It includes a 2 metre boundary around the archaeological features,
considered to be essential for the monument's support and preservation.

Source: Historic England

Reasons for Scheduling

A quadrangular castle is a strongly fortified residence built of stone, or
sometimes brick, around a square or rectangular courtyard. The outer walls
formed a defensive line, frequently with towers sited on the corners and
occasionally in intermediate positions as well. Some of the very strongly
defended examples have additional external walls. Ditches, normally wet but
sometimes dry, were also found outside the walls. Two main types of
quadrangular castle have been identified. In the southern type, the angle and
intermediate mural towers were most often round in plan and projected markedly
from the enclosing wall. In the northern type, square angle towers, often of
massive proportions, were constructed, these projecting only slightly from the
main wall. Within the castle, accommodation was provided in the towers or in
buildings set against the walls which opened onto the central courtyard. An
important feature of quadrangular castles was that they were planned and built
to an integrated, often symmetrical, design. Once built, therefore, they did
not lend themselves easily to modification. The earliest and finest examples
of this class of castle are found in Wales, dating from 1277, but they also
began to appear in England at the same time. Most examples were built in the
14th century but the tradition extended into the 15th century. Later examples
demonstrate an increasing emphasis on domestic comfort to the detriment of
defence and, indeed, some late examples are virtually defenceless. They
provided residences for the king or leading families and occur in both rural
and urban situations. Quadrangular castles are widely dispersed throughout
England with a slight concentration in Kent and Sussex protecting a vulnerable
coastline and routes to London. Other concentrations are found in the north
near the Scottish border and also in the west on the Welsh border. They are
rare nationally with only 64 recorded examples of which 44 are of southern
type and 20 are of northern type. Considerable diversity of form is exhibited
with no two examples being exactly alike. With other types of castle, they are
major medieval monument types which, belonging to the highest levels of
society, frequently acted as major administrative centres and formed the foci
for developing settlement patterns. Castles generally provide an emotive and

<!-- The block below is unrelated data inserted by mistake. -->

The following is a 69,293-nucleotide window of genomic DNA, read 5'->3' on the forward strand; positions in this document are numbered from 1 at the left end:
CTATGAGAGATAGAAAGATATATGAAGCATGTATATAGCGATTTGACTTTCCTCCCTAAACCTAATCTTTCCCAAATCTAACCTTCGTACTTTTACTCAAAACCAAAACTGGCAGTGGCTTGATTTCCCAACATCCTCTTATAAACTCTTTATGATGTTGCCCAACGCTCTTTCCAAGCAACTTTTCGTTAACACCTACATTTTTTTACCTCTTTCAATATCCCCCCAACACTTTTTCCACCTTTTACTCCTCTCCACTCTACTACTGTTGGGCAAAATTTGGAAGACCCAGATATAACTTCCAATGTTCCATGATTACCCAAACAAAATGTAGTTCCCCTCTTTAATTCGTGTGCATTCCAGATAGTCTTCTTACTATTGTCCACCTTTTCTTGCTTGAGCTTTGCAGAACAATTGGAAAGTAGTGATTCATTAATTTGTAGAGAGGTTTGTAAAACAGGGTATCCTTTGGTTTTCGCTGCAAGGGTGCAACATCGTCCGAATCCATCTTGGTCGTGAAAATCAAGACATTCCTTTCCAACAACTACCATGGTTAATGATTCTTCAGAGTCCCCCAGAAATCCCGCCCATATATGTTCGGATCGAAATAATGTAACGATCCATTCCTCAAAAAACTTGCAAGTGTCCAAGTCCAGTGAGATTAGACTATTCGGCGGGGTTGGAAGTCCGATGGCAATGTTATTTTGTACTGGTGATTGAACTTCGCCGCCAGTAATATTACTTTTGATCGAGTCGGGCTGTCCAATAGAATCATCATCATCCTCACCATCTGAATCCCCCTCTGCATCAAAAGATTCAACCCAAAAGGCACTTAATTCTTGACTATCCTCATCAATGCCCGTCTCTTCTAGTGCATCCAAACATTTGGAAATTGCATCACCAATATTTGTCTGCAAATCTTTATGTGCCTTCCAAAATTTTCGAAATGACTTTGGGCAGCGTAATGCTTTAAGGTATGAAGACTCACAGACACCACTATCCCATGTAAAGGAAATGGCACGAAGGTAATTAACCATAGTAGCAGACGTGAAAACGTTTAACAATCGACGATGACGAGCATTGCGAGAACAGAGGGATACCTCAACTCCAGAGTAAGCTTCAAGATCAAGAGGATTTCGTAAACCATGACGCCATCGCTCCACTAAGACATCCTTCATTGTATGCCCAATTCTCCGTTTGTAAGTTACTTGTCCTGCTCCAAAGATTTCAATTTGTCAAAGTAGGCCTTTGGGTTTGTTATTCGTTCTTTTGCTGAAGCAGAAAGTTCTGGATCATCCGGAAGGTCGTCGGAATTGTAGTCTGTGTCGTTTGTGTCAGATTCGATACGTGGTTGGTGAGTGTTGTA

evocative link to the past and can provide a valuable educational resource,
both with respect to medieval warfare and defence, and to wider aspects of
medieval society. All examples retaining significant remains of medieval date
are considered to be of national importance.

Around 6000 moated sites are known in England. They consist of wide ditches,
often water-filled, partly or completely enclosing one or more islands of dry
ground on which stood domestic or religious buildings. The majority served as
prestigious aristocratic or seigneurial residences with the provision of a
moat intended as a status symbol rather than a practical military defence. The
peak period during which moated sites were built lies between about 1250 and
1350. They exhibit a high level of diversity in their forms and sizes and form
a significant class of medieval monument which are important for an
understanding of the distribution of wealth and status in the countryside.
Many examples provide conditions favourable to the survival of organic
Scaleby Castle is a rare example of a circular moated site while the castle
itself is also a rare example of a quadrangular castle in north west England.
The ruinous portions of Scaleby Castle still retain substantial amounts of
upstanding medieval fabric. Its location close to the Scottish border meant
that it functioned as the first line of defence against attacking Scottish
armies and as a focal point for English military campaigns against the Scots
in the late 13th/early 14th centuries. As such it provides an insight into the
constantly changing design and defensive strategies employed in medieval

Source: Historic England


Books and journals
Curwen, J F, 'Trans Cumb & West Antiq & Arch Soc. New Ser.' in Scaleby Castle, , Vol. XXVI, (1926), 398-411
Graham, T H B, 'Trans Cumb & West Antiq & Arch Soc. New Ser.' in Scaleby, , Vol. XXI, (1921), 139-151
DOE, List of Buildings of Historic & Architectural Interest,

Source: Historic England